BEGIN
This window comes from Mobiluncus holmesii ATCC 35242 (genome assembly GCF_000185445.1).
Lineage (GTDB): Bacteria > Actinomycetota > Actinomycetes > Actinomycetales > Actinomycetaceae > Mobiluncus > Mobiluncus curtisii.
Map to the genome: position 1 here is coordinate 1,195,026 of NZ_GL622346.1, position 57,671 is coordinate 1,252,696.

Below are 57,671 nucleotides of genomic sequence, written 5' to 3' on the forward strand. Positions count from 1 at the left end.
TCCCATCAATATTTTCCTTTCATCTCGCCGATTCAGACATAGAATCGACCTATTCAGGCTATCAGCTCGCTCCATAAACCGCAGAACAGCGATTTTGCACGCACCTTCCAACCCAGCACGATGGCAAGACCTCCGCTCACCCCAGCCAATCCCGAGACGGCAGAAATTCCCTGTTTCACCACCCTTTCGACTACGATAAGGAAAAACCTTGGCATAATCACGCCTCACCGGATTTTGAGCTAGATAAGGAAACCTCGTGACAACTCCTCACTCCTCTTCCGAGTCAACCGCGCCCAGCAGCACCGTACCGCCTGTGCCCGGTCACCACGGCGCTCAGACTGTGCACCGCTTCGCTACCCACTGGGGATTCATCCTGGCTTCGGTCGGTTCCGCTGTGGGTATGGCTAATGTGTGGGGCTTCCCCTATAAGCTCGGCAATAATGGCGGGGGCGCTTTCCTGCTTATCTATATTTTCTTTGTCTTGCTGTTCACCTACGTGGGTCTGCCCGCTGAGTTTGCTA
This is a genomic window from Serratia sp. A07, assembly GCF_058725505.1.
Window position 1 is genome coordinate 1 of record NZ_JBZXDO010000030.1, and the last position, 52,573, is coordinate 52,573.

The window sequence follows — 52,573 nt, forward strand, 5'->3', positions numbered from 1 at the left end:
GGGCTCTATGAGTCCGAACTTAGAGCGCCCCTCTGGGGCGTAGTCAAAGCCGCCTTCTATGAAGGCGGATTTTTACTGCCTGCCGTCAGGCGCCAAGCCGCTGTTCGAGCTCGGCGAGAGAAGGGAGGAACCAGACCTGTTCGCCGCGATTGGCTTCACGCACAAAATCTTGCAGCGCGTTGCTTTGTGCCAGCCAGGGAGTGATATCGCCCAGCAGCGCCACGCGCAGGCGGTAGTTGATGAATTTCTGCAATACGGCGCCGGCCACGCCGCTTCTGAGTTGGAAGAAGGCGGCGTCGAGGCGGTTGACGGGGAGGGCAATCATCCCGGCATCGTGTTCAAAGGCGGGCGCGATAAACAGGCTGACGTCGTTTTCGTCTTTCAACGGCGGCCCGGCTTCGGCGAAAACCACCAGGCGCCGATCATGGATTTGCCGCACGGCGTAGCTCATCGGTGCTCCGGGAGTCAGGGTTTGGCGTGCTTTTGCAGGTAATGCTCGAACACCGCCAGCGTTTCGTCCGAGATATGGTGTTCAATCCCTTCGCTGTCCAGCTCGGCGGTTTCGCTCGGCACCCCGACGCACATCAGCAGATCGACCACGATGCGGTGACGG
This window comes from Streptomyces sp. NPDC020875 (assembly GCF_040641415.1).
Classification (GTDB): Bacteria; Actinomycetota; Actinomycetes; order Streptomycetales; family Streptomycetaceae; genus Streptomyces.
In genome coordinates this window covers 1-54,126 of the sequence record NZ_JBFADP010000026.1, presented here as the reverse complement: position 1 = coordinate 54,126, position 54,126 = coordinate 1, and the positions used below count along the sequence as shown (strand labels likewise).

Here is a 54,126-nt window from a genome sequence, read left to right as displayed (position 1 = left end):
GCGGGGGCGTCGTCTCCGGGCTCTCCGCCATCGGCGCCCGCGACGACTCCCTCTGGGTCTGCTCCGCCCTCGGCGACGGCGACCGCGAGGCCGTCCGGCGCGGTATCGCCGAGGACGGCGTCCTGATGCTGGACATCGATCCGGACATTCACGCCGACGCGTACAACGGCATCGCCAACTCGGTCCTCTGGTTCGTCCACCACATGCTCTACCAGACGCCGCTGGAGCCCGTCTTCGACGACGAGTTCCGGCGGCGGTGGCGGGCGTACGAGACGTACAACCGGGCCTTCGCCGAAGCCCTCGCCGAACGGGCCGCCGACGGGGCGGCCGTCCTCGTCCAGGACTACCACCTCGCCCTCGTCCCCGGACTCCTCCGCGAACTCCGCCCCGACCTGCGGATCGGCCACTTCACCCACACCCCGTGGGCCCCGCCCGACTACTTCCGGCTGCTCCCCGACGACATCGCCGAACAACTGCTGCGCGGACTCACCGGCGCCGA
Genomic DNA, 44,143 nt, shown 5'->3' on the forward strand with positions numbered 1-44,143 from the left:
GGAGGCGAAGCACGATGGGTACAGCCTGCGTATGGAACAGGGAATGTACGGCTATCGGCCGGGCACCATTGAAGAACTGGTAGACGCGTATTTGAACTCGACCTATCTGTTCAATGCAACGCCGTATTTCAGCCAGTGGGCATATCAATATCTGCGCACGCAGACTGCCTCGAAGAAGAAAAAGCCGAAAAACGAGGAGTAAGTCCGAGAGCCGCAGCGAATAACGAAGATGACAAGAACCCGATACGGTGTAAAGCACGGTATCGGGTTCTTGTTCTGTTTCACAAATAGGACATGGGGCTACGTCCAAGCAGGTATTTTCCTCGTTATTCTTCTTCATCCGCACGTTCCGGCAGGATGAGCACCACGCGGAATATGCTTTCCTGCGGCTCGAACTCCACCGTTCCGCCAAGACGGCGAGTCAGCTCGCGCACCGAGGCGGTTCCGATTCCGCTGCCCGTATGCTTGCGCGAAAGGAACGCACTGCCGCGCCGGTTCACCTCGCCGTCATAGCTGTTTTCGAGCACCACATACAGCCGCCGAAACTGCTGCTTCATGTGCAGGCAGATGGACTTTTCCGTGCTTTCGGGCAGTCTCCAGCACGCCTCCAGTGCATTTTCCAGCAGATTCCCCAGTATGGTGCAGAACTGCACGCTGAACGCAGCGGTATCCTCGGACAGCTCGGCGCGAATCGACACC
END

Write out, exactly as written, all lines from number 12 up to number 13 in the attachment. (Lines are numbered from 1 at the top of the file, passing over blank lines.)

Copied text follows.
In genome coordinates this window covers 1-54,126 of the sequence record NZ_JBFADP010000026.1, presented here as the reverse complement: position 1 = coordinate 54,126, position 54,126 = coordinate 1, and the positions used below count along the sequence as shown (strand labels likewise).

Here is a 54,126-nt window from a genome sequence, read left to right as displayed (position 1 = left end):